We appreciate access to public lands through private property

We passed through a lot of gates. Luckily we had access. While Nevada is graced with so much public land a private ranch that denies access to public lands on either side can really alter route planning. Crossing NV-225 the road from the USGS maps turned out to be blocked by a corral busy with ranchers, so I found Dorsey Reservoir Rd on my Garmin that T’ed into our route nicely. When technology works, it is amazing!

Fattest Horny Toad ever! Photo Shay D
Making friends along the way
This raven may not be too pleased we are close to his house

At this point we were approaching mid-day. You can really feel the heat mounting. We were climbing into the Adobe Range and you know at some point you could pushing yourself too far in the heat. It was an interesting observation rolling my sleeves down on my shirt was cooler than having them up. I picked an open spot along the road to camp. It was a wind swept ridge that in most cases wouldn’t be ideal for camp. But as the temperatures rose the wind was our only salvation.

Our campsite above Dorsey Creek, Adobe Range
3 am start to breaking camp

This was my first trip planning on multiple days of extreme heat. We spent from noon on Saturday until 3 am Sunday under our tarp tents. Shay described it as a feverish sleep coming in and out of delirium. It was unlike anything I had ever done but exactly how I would do it again. We broke camp and got back on trail by headlamp. This was a first for Shay.

Shay masters the night

Winding through the Adobe Range had its unique qualities. It was very green. There were hanging valleys that held moisture creating great pasture. There was no evidence of mining, just grazing. Steep canyons had springs, aspens, and great rock outcroppings. I felt so lucky to stumble across this route and spied a variety of other roads that would be just a serendipitous.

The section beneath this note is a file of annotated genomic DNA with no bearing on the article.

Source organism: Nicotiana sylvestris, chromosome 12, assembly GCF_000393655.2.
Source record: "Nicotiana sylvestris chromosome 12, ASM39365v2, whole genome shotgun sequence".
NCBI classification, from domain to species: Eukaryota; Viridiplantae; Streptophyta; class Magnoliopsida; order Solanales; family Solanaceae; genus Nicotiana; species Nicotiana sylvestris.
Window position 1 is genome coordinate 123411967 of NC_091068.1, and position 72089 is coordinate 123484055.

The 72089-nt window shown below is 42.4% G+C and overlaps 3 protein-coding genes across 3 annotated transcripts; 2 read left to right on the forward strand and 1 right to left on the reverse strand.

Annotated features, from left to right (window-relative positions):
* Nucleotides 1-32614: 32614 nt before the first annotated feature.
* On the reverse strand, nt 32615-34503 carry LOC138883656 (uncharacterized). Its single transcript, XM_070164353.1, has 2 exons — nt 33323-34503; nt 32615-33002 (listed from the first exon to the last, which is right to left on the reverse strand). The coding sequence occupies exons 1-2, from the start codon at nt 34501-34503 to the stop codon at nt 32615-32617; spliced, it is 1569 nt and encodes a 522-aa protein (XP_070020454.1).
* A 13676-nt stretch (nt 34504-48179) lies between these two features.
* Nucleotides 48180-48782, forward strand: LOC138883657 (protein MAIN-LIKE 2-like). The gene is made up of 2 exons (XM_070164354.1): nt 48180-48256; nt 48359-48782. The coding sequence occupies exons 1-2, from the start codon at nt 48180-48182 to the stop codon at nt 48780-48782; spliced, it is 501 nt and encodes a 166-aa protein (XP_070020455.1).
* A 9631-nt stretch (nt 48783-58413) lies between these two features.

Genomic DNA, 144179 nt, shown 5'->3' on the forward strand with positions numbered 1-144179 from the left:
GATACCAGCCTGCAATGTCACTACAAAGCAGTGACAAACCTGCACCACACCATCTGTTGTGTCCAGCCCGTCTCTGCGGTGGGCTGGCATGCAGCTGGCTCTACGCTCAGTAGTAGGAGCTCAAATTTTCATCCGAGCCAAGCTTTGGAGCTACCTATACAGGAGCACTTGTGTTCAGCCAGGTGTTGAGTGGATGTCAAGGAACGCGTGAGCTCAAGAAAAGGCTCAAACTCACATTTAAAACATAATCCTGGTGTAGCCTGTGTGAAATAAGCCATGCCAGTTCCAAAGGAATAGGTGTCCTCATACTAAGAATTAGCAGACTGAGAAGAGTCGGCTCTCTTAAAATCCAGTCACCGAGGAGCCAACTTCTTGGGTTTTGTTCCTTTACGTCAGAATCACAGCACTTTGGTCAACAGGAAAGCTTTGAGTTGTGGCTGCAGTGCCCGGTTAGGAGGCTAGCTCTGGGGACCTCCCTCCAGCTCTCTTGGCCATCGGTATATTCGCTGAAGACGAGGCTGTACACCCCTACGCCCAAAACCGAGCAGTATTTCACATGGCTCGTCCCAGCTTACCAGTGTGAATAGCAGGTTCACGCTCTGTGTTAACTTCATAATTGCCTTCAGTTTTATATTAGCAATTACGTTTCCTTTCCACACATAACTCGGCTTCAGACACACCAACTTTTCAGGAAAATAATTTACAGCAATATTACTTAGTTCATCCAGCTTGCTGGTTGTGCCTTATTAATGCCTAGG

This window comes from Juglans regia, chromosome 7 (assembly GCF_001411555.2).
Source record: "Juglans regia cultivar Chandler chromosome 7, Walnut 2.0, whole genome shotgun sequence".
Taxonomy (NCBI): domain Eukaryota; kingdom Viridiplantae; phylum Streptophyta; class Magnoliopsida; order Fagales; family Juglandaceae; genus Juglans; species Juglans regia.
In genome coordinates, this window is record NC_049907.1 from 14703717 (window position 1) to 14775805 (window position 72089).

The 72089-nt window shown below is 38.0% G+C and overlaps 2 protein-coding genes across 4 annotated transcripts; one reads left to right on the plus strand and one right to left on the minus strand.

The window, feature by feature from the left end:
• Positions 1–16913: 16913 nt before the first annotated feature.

A disappearing road with grass-up-the-middle

We rolled into Elko, another first for me. My rides never take me into town. While the plan was to go to the Festival, in my mind it was also a safety net should we need any sort of resupply. I was thinking about a Coke and Snickers but never acted on the impulse.

Above Elko at the highest elevation on route, 7,000′ and change. Should I be worried about the T-storms, or just in awe of the light?
Elko Euzkaldunak (Basque Speakers) Clubhouse
How to make paella for a village
First Place loaf of Sheepherders Bread fetched $800 in auction for the Elko Arinak Dancers

We were greeted at the Festival in Basque until they figured out we were not Basque. But at the Festival everyone is Basque for the day! After a quick clean-up at a garden hose we were offered a delicious chorizo on a bun. Then it was belly up to the World’s Strongest Bar – made of concrete and rebar. People were starting to arrive, there was a Catholic Mass, Sheepheder’s Bread Contest and Auction, and lunch on schedule for Day 2 of the Festival. We hung around until lunch, passed it up for one more round at the bar then got back on our bikes.

Exit Interstate 80 – Yes, please! Carlin Canyon was a welcomed break Photo Shay D